Gavin Green

THE TURBO HYBRIDS DON’T SOUND LIKE F1 CARS. I WANT MY EARS TO HURT AND THE EARTH TO MOVE WHEN I GO TO A GP

THERE WILL NEVER BE a ‘new’ Ron Dennis, just as there’ll never be another Bernie Ecclestone. Yet Zak Brown is, in one important way, New Ron. Since Ron fell out with his fellow shareholders a year and a half ago, Brown has been responsible for McLaren’s racing team and charged with transforming the second most successful F1 outfit in history from back-markers (over the past five years) into winners.

I ventured to McLaren’s clean and clinical lakeside temple of technology in Woking to see Zak. He is less formal than Ron in dress – chinos, open shirt, casual shoes – and in manner: a friendly bear of a man. He’s certainly mad about F1. He owns and regularly drives 10 old F1 cars – and the 2011 Bathurst winning HRT Commodore. He says he’s obsessed by cleanliness and detail: no wastepaper bins, post-its, empty mugs or food-at-desks in Ron’s day, or now that Zak’s the man.

The thorny issue of science versus sport quickly surfaced. The current turbo hybrid V6 cars may well be the worst F1 racers ever, or so I opine (Zak doesn’t like them either). Since their first race in 2014, one team has dominated. No sane person was going to stay up past midnight on a Sunday to watch a faraway race on TV when it was a partstage-managed contest between two identical cars.

Last year was better. Yet the difference between first and last is still bigger than the gap between the Red Bull Holden Racing Team and 23Red Racing. At best, six drivers had a chance of winning. Plus, I’m sorry, but the (relatively low-revving) turbo hybrids just don’t sound like F1 cars. I want my ears to hurt and the earth to move when I go to a Grand Prix.

Then there’s that old chestnut that ‘racing improves the breed’ and benefits tomorrow’s car customers. This was the justification for the hugely expensive and technically complicated turbo-hybrid formula. It is rubbish, of course. Do Mercedes, Renault, Ferrari and Honda have superior turbo hybrid road car technology? Hardly. Renault has never made an innovative petrol road car engine in its life, though the old 5 Turbo was fun. And Merc and Ferrari are hardly hybrid innovators. Even Adrian Newey, Red Bull tech guru, dismisses current ‘racing improves the breed’ claims as ‘marketing blurb’.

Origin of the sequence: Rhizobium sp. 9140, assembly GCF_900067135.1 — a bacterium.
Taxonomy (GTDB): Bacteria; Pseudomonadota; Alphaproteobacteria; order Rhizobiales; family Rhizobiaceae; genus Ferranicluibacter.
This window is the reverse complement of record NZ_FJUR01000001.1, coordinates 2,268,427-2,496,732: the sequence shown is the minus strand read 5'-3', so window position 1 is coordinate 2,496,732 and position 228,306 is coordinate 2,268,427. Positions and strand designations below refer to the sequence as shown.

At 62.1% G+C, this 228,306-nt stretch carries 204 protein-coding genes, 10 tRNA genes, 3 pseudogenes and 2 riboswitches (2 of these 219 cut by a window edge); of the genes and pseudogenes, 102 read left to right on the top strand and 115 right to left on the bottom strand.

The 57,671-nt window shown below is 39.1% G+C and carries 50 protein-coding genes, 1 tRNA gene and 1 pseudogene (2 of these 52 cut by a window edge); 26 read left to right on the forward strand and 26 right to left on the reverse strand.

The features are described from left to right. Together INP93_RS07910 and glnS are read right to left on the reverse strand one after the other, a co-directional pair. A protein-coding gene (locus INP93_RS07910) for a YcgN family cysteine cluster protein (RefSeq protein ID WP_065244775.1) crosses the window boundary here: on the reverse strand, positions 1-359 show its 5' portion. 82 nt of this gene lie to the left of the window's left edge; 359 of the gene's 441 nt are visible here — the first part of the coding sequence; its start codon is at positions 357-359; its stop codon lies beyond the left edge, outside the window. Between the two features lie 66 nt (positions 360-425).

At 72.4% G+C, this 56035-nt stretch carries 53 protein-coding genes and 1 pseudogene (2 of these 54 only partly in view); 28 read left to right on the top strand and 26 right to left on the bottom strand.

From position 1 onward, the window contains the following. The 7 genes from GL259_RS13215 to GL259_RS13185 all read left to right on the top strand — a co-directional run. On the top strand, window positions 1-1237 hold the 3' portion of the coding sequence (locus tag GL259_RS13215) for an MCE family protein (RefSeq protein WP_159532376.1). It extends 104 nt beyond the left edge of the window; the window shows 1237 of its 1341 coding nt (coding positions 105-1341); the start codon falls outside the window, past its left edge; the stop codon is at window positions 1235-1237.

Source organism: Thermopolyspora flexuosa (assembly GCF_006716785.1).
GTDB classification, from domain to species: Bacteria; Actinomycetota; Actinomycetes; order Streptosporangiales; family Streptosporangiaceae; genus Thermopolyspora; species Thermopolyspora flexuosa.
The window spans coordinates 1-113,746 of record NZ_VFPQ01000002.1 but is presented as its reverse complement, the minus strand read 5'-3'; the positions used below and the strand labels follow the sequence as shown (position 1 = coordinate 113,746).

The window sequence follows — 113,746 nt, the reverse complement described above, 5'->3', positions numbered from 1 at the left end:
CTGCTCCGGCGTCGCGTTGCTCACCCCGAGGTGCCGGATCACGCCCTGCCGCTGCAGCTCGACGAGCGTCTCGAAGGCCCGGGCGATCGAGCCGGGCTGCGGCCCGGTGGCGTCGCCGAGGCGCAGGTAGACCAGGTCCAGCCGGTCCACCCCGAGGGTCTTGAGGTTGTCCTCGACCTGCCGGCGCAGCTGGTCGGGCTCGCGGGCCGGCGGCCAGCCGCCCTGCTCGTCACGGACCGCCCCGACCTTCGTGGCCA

Besides, if F1 seeks to pioneer tomorrow’s tech, how should it influence a future where cars will be electric and drive themselves? Does this mean robo Formula E? With Newey’s sensors and software replacing Lewis’s bravery, car control and bling? Or Samsung’s battery cells trying to outmuscle Panasonic’s? Give me Ricciardo, Lewis and Verstappen any day. And V8s, V10s or V12s over high-speed vacuums.

The time has surely come to forget tomorrow’s tech and instead dial up the entertainment. But still provide enough intellectual challenge to keep Newey and friends engaged, and car companies like Ferrari in love with F1.

“Why does Formula 1 have to be about the future of the automobile?” asks Zak. “It’s sport. People don’t ride horses any more, but horse racing is still popular.” Zak says fans want to see wheel-to-wheel racing with the best drivers and the fastest cars in the world. And to be the fastest, F1 cars still have to be technically advanced.

Newey, who was against the move to hybrids, thinks F1 should be a ‘battle of drivers coupled with the creativity of engineers’. He wants to move away from a battle of resources.

So there must be a place for the brainpower of ‘Motorsport Valley’ – that high-tech tract from Silverstone to Surrey. This is the home of F1 (of Mercedes, Red Bull, McLaren, Force India, Williams and Renault) and of the world’s motor racing industry. More specialist high-speed car engineers live and work here than anywhere else in the world. It’s Silicon Valley on slicks.

When Lewis is on the top step of the podium and they play the German national anthem, no doubt Mrs Merkel may shed a tear of national pride if she’s watching on the telly. Yet the all-conquering Silver Arrows cars are built, designed and engineered in Brackley in sleepy Northamptonshire (and the all-conquering engines come from nearby Brixworth) – not Stuttgart in mighty Germany.